Large corporations generally have well-defined corporate philanthropy programs that may include foundations, major event sponsorship, and corporation-wide employee involvement in volunteerism and organized giving, often to a well-organized charity such as United Way. But, corporate philanthropy presents an astonishing opportunity for small to mid-sized companies and organizations.
In 2008, despite the economic downturn, Americans donated $307.65 billion in charitable contributions, down 5.7% over 2007, when adjusted for inflation. Corporate philanthropy, which represents 5% of all giving, was down 8%. But, given the depth of the recession, these figures were remarkably generous given much greater losses in savings, 401(k)s, and corporate profitability during the same time period.
Reasons for Corporate Philanthropy
Corporate philanthropy provides significant rewards to the company and its employees, as well as to the organizations served.
- The company is respected as a good corporate citizen in the eyes of the charities served and the communities in which it does business. Employees are attracted to companies with reputations for social responsibility.
- The company and employee donations of money, goods in kind, and the hours of employee volunteering do real good for deserving people, causes, and events. A common method for giving, such as donations to a local food bank, allows the employee to voluntarily contribute and the employer matches that contribution with an equivalent amount, usually up to a specified limit.
- The corporation achieves name recognition, and advertising and marketing attention to the company and its products.
- Employees are proud to work for a giving company and the corporate philanthropy reinforces the company’s reputation as an employer of choice within its community or industry.
- Many supported events are local and require employee participation. This builds a sense of team and enhances employee skills in areas such as leadership, planning, and marketing.
- Corporate philanthropy promotes a sense of company pride and loyalty.
How to Approach Corporate Philanthropy
You may not have the financial wherewithal of a larger corporation, but you can engage the hearts and the minds of your employees in corporate philanthropy by these actions. I have seen these two approaches work for companies. In the first, the executive team determines the portion of the budget that will be devoted to corporate philanthropy. In an alternative method, a team of employees develops a plan for corporate philanthropy and requests the amount budgeted. Either approach can work for corporate philanthropy.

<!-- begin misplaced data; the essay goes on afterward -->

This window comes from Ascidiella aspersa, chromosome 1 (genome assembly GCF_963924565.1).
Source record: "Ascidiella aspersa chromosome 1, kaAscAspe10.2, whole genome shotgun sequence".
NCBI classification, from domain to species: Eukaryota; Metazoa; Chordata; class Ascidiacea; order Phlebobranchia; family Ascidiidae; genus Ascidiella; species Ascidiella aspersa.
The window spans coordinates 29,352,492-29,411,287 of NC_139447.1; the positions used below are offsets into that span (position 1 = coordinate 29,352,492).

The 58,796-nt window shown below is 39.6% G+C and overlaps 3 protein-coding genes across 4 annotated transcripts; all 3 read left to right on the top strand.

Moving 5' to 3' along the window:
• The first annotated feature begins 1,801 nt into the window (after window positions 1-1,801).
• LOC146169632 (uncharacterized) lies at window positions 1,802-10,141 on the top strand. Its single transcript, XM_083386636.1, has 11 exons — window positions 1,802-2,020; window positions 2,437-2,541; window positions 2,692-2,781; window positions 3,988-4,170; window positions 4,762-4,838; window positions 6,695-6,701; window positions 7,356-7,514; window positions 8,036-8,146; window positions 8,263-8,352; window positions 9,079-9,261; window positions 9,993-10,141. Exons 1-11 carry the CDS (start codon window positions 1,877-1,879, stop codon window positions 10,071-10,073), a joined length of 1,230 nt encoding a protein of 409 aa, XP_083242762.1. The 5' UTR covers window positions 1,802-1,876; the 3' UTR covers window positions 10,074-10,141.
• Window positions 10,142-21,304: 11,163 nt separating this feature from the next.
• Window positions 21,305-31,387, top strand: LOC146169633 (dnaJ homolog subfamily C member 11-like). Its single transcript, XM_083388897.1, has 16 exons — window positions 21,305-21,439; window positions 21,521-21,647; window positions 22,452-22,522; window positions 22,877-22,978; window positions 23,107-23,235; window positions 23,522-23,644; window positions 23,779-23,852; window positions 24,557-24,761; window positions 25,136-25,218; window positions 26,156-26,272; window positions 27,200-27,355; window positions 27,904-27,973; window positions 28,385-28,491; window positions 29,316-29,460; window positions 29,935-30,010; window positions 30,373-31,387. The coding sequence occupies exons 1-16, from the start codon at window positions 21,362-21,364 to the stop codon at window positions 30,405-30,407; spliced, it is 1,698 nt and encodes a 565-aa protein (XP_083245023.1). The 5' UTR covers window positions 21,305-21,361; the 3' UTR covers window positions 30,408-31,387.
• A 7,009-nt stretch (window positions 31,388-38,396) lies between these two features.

The best corporate philanthropy approaches use these methods.
- Assign a team to lead the corporate philanthropy efforts. I have experienced leadership of the team from community affairs, public relations, or Human Resources. Any leadership can work as long as the team members represent the other two disciplines and a cross section of additional members from across the company.
- Ask the team to come up with a corporate philanthropy plan. The plan must recognize existing philanthropic traditions, and stick within the corporate philanthropy budget, or propose one. As an example, a company had supported the March of Dimes as its key charity for ten years and it was an annual tradition to have a table at a run/walk event. Half the company attended to run or cheer – actually, in my last year there, three quarters of the company attended. When we started a corporate philanthropy team, they understood their efforts needed to build around this existing tradition which already had devoted leaders.
The corporate philanthropy plan must use a process of needs assessment to see what employees want to support: kinds of charities, types of volunteer activities, and amounts of money and in-kind donations that they can afford.
- The committee must recognize that the company must obtain a positive payback for the investment of company time and money, too. Sponsorships that are advertised and publicized, public recognition from the charity, and positive local press are examples of a company’s rewards for corporate philanthropy.
If you organize your corporate philanthropy efforts around approaches such as these, you will develop broad ownership of and participation in the activities. The participation and team work you hoped for among your employees will be an offshoot of your employees’ participation in corporate philanthropy. Employees will feel engaged, connected, and devoted to your company. The company will benefit from the broader positive community exposure.
Everyone wins when your company supports worthwhile charitable causes, community events, and annual giving plans. Your corporate efforts at philanthropy are cherished by your employees, the company, and the causes you support.